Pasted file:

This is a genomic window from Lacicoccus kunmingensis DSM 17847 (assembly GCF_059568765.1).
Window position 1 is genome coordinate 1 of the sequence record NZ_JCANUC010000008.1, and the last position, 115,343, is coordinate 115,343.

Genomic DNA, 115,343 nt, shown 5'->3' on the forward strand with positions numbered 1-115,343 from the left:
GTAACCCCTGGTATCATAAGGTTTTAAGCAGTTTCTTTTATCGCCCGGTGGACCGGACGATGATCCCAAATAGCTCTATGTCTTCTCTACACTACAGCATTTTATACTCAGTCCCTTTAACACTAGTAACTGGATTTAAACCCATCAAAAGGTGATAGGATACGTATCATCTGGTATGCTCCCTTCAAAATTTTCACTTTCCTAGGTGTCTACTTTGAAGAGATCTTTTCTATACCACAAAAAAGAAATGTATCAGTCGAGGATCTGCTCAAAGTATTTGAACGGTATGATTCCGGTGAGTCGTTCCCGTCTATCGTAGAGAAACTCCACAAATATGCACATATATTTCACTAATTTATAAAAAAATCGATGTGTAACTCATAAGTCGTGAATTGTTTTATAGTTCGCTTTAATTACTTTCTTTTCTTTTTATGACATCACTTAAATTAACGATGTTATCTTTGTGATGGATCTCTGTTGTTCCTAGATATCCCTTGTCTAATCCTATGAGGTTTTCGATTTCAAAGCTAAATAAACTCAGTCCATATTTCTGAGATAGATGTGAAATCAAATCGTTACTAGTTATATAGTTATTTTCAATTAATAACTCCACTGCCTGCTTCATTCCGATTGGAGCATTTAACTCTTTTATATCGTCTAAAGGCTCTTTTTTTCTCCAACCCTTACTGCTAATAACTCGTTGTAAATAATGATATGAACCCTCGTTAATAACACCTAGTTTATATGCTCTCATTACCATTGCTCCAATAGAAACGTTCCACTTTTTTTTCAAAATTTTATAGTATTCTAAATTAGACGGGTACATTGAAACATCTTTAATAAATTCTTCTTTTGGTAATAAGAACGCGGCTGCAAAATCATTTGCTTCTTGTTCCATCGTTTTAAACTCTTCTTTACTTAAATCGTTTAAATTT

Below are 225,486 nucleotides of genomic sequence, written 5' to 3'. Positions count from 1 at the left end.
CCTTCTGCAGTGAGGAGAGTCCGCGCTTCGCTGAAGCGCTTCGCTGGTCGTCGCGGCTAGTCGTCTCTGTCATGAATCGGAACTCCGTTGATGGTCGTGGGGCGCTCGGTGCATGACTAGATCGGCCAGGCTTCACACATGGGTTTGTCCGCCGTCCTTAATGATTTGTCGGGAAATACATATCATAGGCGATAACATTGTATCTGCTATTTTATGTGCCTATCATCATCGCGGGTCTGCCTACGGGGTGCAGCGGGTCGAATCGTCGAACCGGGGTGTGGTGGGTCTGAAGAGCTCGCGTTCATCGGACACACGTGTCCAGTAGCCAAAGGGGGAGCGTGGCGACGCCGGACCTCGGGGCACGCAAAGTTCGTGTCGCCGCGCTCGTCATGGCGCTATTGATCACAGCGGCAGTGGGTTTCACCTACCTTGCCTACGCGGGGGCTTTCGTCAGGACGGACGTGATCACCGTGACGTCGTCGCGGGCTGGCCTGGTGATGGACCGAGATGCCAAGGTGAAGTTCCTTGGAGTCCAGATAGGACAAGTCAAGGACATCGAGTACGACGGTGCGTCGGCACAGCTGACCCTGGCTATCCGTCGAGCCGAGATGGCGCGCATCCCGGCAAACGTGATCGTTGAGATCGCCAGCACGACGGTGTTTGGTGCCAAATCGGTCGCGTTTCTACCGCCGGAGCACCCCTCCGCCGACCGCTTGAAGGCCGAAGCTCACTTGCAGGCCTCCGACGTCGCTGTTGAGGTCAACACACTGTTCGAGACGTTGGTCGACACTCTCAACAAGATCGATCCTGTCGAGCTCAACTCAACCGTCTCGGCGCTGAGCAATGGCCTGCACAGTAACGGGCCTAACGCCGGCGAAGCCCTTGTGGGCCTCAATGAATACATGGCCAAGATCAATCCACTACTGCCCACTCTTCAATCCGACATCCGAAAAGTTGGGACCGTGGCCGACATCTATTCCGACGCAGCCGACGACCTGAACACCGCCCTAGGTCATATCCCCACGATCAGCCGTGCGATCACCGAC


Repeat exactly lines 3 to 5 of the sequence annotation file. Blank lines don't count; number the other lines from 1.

Genomic DNA, 115,343 nt, shown 5'->3' on the forward strand with positions numbered 1-115,343 from the left:
GTAACCCCTGGTATCATAAGGTTTTAAGCAGTTTCTTTTATCGCCCGGTGGACCGGACGATGATCCCAAATAGCTCTATGTCTTCTCTACACTACAGCATTTTATACTCAGTCCCTTTAACACTAGTAACTGGATTTAAACCCATCAAAAGGTGATAGGATACGTATCATCTGGTATGCTCCCTTCAAAATTTTCACTTTCCTAGGTGTCTACTTTGAAGAGATCTTTTCTATACCACAAAAAAGAAATGTATCAGTCGAGGATCTGCTCAAAGTATTTGAACGGTATGATTCCGGTGAGTCGTTCCCGTCTATCGTAGAGAAACTCCACAAATATGCACATATATTTCACTAATTTATAAAAAAATCGATGTGTAACTCATAAGTCGTGAATTGTTTTATAGTTCGCTTTAATTACTTTCTTTTCTTTTTATGACATCACTTAAATTAACGATGTTATCTTTGTGATGGATCTCTGTTGTTCCTAGATATCCCTTGTCTAATCCTATGAGGTTTTCGATTTCAAAGCTAAATAAACTCAGTCCATATTTCTGAGATAGATGTGAAATCAAATCGTTACTAGTTATATAGTTATTTTCAATTAATAACTCCACTGCCTGCTTCATTCCGATTGGAGCATTTAACTCTTTTATATCGTCTAAAGGCTCTTTTTTTCTCCAACCCTTACTGCTAATAACTCGTTGTAAATAATGATATGAACCCTCGTTAATAACACCTAGTTTATATGCTCTCATTACCATTGCTCCAATAGAAACGTTCCACTTTTTTTTCAAAATTTTATAGTATTCTAAATTAGACGGGTACATTGAAACATCTTTAATAAATTCTTCTTTTGGTAATAAGAACGCGGCTGCAAAATCATTTGCTTCTTGTTCCATCGTTTTAAACTCTTCTTTACTTAAATCGTTTAAATTT

Below are 225,486 nucleotides of genomic sequence, written 5' to 3'. Positions count from 1 at the left end.